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Switch statements in PHP

This article is continuing with conditional statements with the switch (case) statement. In other languages, such as VB.NET, switch statements are known as case statements, but in the C family of languages, of which PHP takes inspiration, they are referred to as switch statements.

Switch

Think about a switch. In this case, the switch will turn on the alarm system in a house.

With an alarm system a single press of the button (≤ 1 second press) will start the alarm in 15 seconds. A hold press (≤ 3 second press) enables the alarm in 5 seconds. Finally, double pressing the alarm (two single presses with a ≤ 1 second delay between them) will disable the alarm.

This could be converted to an if statement with many else if statements. However, to make it more efficient, a switch statement could be used.

In a realistic PHP example, there could be two variables being compared. The user wants to know whether or not they are able to get the number 1 or not from a sample. This can be achieved using an if statement that utilises the elseif statement.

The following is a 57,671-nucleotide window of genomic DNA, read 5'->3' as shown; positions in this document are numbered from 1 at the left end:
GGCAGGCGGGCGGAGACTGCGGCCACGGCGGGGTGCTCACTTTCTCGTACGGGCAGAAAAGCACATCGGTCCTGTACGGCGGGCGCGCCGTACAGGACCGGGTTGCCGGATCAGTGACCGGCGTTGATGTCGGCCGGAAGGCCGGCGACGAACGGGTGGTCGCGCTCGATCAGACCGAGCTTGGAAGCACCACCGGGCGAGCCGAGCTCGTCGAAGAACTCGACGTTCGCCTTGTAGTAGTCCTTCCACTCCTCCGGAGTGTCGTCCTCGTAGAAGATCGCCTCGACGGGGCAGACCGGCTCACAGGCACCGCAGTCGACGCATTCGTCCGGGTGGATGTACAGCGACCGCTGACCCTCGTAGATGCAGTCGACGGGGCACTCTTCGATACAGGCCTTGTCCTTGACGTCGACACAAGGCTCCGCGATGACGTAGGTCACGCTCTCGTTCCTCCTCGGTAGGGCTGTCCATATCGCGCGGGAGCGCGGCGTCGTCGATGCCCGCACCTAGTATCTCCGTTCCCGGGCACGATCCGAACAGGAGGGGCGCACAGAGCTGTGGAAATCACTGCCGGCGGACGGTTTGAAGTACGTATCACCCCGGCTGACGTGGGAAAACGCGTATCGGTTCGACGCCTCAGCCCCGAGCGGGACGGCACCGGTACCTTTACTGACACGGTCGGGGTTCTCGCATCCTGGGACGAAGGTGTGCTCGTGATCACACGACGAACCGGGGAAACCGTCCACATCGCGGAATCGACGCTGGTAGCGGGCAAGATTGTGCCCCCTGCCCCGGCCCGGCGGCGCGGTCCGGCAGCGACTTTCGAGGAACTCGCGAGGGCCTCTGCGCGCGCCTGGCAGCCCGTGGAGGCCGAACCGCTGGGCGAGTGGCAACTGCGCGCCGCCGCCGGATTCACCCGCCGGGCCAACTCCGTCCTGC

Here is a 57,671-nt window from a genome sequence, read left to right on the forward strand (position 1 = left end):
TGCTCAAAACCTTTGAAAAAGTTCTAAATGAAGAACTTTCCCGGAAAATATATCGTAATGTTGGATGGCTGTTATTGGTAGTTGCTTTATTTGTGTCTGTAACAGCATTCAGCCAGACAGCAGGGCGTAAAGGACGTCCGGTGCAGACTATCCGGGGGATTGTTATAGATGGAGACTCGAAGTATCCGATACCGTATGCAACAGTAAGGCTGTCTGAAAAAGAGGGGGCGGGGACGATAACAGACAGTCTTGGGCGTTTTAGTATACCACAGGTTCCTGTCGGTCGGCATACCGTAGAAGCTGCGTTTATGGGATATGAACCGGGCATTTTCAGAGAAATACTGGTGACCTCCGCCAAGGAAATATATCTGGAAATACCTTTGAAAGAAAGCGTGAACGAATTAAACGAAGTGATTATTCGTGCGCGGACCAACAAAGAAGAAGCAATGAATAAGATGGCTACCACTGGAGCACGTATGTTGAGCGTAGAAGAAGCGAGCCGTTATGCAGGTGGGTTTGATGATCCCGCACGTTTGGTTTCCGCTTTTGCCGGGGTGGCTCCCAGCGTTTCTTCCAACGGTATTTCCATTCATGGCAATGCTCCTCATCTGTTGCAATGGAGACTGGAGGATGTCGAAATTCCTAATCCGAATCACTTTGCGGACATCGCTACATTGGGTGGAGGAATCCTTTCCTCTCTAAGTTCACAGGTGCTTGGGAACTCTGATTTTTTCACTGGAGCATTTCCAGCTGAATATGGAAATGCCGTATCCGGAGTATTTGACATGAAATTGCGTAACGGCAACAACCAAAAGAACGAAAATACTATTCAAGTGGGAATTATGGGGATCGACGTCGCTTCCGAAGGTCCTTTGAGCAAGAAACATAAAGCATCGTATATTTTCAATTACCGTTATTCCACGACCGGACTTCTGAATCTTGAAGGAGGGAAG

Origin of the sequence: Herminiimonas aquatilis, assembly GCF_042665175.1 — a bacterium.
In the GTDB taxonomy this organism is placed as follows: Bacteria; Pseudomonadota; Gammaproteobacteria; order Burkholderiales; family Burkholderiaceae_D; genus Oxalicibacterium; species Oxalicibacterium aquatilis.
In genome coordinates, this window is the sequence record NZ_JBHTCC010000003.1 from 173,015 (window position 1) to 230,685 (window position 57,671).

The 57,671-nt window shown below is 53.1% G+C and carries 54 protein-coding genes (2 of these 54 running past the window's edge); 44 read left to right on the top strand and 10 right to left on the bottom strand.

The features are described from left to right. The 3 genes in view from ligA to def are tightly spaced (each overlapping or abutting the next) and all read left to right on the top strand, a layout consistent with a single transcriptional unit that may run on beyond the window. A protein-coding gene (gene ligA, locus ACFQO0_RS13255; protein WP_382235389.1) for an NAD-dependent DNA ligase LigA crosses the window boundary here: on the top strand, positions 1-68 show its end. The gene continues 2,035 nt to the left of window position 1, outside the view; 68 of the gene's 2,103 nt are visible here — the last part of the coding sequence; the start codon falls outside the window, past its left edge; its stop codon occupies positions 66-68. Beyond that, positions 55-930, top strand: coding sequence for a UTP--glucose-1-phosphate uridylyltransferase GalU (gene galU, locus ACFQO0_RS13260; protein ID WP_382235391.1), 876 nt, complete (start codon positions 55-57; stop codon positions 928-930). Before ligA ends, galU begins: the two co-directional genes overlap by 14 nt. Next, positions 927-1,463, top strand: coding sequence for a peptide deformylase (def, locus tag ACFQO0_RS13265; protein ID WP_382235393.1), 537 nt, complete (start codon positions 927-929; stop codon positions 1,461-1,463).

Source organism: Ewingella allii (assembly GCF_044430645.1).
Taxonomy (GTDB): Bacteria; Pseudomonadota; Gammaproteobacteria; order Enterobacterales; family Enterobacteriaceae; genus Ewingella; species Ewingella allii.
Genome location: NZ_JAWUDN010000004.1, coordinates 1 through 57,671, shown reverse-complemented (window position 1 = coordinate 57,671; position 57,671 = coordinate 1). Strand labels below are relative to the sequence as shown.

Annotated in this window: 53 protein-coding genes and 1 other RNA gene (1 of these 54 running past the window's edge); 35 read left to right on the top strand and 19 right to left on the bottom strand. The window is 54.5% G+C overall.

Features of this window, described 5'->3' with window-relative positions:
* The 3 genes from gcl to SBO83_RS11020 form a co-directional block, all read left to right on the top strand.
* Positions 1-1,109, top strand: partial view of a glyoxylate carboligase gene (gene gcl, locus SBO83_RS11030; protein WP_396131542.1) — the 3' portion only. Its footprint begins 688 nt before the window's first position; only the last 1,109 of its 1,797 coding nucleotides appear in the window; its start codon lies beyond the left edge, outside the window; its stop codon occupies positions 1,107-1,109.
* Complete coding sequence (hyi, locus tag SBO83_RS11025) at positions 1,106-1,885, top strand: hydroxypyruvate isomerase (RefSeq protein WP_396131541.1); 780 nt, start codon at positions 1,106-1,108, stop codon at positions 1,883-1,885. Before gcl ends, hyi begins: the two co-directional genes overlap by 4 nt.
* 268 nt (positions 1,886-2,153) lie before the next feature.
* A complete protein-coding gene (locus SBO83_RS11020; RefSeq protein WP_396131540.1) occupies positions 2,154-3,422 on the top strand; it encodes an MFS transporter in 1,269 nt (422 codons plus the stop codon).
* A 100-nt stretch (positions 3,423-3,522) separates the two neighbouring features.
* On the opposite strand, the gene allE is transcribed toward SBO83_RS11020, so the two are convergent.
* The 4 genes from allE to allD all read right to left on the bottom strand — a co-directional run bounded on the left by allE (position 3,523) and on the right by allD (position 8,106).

PHP
<?php
	//Simple if statement with elseif
	$test1 = 5;
	if($test1 == 0) {
		echo "There's nothing";
	}
	elseif($test1 == 1) {
		echo "It is now 1";
	}
	else {
		echo "It's not one or zero";
	}
?>
		
It's wrong

This solution is 14 lines long, so why not make it shorter using switch.

PHP
<?php
	//Simple switch statement for comparison to if statement
	$test1 = 5;
	switch ($test1)
	{
		case 0:
			echo "There's nothing";
			break;
		case 1:
			echo "It is now 1";
			break;
		default:
			echo "It is not one or zero";
	}
?>
		
It is wrong

Whilst this solution is technically a line shorter per condition, it has a much nicer structure than with an else/if system. Case can be useful in all different ways - especially as the statements get larger.